First she was the royal mistress, reviled by much of Britain for her role as spoiler in the doomed marriage of Charles and his first wife, the late Diana, Princess of Wales. (“There were three of us in this marriage,” Diana declared in 1995, “so it was a bit crowded.”)
Then she was a royal bride, finally married to Charles in a pared-down (at least as far as royal ceremonies go) wedding, in 2005. As a culmination of a decades-long relationship between two middle-aged people who genuinely loved each other despite many obstacles (such as other spouses), their marriage represented the triumph of experience over hope.
And now she is Queen Camilla, her previous title of Queen Consort having apparently been jettisoned nearly overnight. Today’s coronation represents not just the moment that Charles has finally ascended to the role he has been waiting for his whole life, but also the final act in the long rehabilitation of the former Camilla Parker Bowles.
It was interesting to see her body language during the long coronation ceremony. While Charles seemed weighed down by responsibility (and, it must be said, by the heaviness of the crown and the robes and all the things he had to carry), Camilla seemed to get lighter, even buoyant as she herself was crowned, anointed (but in view of the public, not behind a screen like her husband) and given a ring.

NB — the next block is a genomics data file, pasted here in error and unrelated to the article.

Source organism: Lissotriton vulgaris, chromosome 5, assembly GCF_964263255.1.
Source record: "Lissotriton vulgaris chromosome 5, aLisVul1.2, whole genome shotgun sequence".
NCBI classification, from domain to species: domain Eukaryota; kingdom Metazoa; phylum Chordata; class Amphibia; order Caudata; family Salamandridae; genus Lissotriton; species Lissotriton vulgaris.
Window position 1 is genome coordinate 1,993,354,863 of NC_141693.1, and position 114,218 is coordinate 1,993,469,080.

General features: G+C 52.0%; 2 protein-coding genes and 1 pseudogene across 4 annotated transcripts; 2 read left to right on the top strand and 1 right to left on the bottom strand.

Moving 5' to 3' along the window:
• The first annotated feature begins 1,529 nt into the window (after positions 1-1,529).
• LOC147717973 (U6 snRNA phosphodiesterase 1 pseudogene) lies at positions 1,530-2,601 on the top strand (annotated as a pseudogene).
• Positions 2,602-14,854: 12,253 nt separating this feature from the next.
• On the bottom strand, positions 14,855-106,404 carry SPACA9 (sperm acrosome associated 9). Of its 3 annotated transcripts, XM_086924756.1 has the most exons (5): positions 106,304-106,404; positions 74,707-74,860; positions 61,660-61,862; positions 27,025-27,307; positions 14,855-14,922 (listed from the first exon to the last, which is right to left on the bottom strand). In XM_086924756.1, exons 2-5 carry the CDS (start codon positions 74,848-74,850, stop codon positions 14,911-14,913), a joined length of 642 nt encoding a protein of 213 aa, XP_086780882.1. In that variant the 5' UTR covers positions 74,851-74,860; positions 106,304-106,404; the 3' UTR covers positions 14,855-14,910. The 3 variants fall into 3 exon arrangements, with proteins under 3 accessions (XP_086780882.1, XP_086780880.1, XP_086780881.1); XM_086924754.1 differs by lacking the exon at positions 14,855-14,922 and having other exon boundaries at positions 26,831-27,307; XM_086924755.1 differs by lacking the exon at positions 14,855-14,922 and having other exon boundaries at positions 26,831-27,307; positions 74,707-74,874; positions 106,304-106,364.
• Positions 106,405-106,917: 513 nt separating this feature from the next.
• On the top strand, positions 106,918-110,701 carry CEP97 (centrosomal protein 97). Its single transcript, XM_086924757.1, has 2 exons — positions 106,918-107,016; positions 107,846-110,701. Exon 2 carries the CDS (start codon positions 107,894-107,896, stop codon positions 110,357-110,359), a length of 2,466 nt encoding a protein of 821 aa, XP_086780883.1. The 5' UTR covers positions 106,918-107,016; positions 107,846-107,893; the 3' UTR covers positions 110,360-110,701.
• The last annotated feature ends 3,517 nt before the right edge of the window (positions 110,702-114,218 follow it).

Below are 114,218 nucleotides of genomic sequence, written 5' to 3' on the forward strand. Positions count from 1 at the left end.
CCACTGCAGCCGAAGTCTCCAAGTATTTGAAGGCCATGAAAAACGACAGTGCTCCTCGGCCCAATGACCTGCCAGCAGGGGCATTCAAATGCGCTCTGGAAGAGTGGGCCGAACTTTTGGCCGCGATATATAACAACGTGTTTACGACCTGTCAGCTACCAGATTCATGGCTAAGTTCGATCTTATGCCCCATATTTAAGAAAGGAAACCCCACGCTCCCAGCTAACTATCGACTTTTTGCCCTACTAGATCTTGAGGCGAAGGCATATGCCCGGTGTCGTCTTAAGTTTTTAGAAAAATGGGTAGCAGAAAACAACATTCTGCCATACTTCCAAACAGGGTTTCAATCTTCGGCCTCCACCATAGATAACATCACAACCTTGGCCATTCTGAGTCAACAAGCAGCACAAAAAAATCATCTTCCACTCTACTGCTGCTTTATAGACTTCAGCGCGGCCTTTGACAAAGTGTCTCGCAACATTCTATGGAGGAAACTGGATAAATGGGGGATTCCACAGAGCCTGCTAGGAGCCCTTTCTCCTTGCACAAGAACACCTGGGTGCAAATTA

She looked at ease and happy on her throne, happy to bask in her husband’s reflected glory. As the two stood on a Buckingham Palace balcony during the traditional and highly symbolic greeting of the public after the coronation ceremony, Charles seemed to visibly relax, actually making small talk with his wife as the family gathered around him.
Alert viewers will have noticed that two ladies, both wearing long white gowns, were near Queen Camilla for most of the coronation ceremony, like bridesmaids at a wedding, and then again on the balcony, corralling several children into place. They were her sister, Annabel Elliot, and a longtime friend, Lady Landsdowne. In a nod to the “slimmed-down” nature of this coronation, they’re not called ladies-in-waiting, but ladies in attendance — another example of how this ceremony has been updated, but only sort of.